1+3 studentship

About me

I studied Biological Anthropology at the University of Cambridge, graduating in 2012. I then went on to work for Camfed International, an NGO promoting female education in Africa, in their Monitoring and Evaluation team. These experiences led me to pursue a PhD applying theory and methods from evolutionary anthropology and demography to education in developing world contexts. I started my 1+3 studentship in 2013, completing an MSc in Demography & Health at LSHTM. I am currently preparing to begin fieldwork in Tanzania in 2016.

My research

The drivers and consequences of the demographic transition remain a key area of debate across the social sciences. Models of the demographic transition emphasise the importance of quantity-quality trade-offs, in which reduced fertility is a response to the increased costs of raising a child in contexts where high levels of education are required, and where children’s economic worth is reduced. Changing patterns of parental investment and trade-offs between work activities and school are thus critical to our understanding of fertility decline, yet surprisingly few studies have investigated changes in children’s time allocation in contemporary populations undergoing subsistence and demographic transitions. Education and children’s work are also areas of policy concern, with universal education being an important international development target, and ‘child labour’ often portrayed as intrinsically harmful. Critiques of this perspective include a lack of empirical research on how children divide time between work and schooling, and how parental investment and child time allocation are influenced by both household (wealth, livelihood), and individual (gender, birth order) factors. My research investigates parental investment in education and children’s time allocation to work activities among Sukuma agro-pastoralists in Kisesa ward in northwestern Tanzania using both quantitative and qualitative methods. Predictions about children’s education and work will be derived from theoretical frameworks in evolutionary anthropology and demography, which, in contrast to much of the policy-oriented literature, emphasise the economic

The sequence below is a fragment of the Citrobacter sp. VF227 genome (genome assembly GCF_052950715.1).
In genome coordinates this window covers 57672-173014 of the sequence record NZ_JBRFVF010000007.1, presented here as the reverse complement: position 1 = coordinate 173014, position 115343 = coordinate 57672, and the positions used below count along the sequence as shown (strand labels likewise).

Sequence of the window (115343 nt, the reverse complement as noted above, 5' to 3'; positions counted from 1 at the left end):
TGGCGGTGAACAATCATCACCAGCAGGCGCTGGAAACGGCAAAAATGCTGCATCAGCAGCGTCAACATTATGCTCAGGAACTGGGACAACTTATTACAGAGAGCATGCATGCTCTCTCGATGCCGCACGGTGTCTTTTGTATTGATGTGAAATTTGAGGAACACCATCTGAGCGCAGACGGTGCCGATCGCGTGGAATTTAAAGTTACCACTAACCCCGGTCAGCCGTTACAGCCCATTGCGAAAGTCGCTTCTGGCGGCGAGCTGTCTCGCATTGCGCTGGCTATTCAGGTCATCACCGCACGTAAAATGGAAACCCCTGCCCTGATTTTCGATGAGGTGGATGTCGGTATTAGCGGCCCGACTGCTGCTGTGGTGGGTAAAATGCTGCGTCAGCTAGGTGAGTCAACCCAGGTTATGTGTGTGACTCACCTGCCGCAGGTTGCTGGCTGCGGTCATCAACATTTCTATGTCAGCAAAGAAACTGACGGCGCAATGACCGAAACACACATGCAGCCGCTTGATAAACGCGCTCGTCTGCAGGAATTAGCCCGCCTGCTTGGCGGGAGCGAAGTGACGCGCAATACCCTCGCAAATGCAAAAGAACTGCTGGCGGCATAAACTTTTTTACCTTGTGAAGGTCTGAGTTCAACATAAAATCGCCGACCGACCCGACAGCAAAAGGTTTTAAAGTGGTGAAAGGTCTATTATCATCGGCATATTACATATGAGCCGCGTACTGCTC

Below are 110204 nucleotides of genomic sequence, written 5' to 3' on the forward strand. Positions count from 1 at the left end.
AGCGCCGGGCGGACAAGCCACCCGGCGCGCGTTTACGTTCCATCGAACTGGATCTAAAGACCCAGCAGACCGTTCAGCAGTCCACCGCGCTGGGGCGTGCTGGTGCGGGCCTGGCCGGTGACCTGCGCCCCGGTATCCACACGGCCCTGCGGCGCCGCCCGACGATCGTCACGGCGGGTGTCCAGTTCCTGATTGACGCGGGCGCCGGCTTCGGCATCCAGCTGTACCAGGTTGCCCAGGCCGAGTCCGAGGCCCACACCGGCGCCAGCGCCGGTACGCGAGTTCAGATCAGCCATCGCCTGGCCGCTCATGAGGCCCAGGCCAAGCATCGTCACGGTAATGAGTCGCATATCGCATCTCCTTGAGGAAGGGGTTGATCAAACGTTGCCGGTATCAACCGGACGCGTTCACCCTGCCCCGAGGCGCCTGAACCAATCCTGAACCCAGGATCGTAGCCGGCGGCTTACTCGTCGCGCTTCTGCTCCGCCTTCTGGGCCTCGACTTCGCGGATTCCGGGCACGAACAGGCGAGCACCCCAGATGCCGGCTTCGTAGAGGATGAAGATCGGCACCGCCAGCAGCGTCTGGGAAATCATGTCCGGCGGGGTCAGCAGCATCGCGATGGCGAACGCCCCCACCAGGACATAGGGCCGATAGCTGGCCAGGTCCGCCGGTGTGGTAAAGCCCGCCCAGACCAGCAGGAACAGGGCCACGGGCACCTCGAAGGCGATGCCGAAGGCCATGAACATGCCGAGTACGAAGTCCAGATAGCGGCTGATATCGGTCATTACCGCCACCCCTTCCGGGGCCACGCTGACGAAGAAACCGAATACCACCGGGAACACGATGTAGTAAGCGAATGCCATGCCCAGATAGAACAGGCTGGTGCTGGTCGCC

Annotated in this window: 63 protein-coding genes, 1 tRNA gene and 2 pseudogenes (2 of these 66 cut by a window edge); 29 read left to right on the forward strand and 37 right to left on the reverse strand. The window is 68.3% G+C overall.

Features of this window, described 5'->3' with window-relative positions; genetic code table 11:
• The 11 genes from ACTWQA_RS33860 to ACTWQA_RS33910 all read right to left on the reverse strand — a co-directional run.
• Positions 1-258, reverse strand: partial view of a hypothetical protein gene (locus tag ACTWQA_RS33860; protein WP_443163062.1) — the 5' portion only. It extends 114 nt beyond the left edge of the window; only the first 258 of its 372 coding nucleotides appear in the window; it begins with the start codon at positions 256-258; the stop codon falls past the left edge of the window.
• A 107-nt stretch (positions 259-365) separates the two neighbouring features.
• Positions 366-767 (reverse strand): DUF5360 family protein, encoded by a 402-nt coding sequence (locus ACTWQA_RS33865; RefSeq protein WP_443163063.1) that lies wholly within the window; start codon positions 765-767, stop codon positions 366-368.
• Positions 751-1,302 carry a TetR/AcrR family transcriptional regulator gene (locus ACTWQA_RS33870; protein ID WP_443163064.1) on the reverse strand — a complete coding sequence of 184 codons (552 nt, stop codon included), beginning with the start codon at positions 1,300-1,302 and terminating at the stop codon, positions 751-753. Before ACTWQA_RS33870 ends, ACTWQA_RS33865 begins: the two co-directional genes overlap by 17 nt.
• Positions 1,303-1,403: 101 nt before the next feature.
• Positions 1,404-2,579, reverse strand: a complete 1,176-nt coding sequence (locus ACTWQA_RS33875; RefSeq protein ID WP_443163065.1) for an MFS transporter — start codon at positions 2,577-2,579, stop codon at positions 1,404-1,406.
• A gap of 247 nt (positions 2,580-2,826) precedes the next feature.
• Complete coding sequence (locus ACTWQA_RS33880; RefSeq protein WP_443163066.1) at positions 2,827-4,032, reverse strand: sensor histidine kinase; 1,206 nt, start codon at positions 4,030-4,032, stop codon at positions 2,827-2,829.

My Collaborations

I collaborate with Savannas Forever Tanzania (www.sftz.org), an NGO that collects high-quality data and uses research to measure the impact of development projects. I used data collected by SFTZ as part of the Whole Village Project to investigate the determinants of educational outcomes in the Arusha region of Tanzania, resulting in a paper published in November 2015 in the journal Evolution and Human Behavior.


David W. Lawson: http://www.lshtm.ac.uk/aboutus/people/lawson.david
Rebecca Sear: http://www.lshtm.ac.uk/aboutus/people/sear.rebecca


Hedges, S., Borgerhoff Mulder, M., James, S., & Lawson, D.W. (in press) Sending Children to School: Rural Livelihoods and Parental Investment in Education in Northern Tanzania. Evolution and Human Behavior

Hedges, S. & Lawson, D.W. (2015) The costs and benefits of child labor. Comment on Lancy (2015) Children as a reserve labor force. Current Anthropology, 56 (4): 545 – 568

External links

http://www.lshtm.ac.uk/aboutus/people/hedges.sophie https://www.researchgate.net/profile/Sophie_Hedges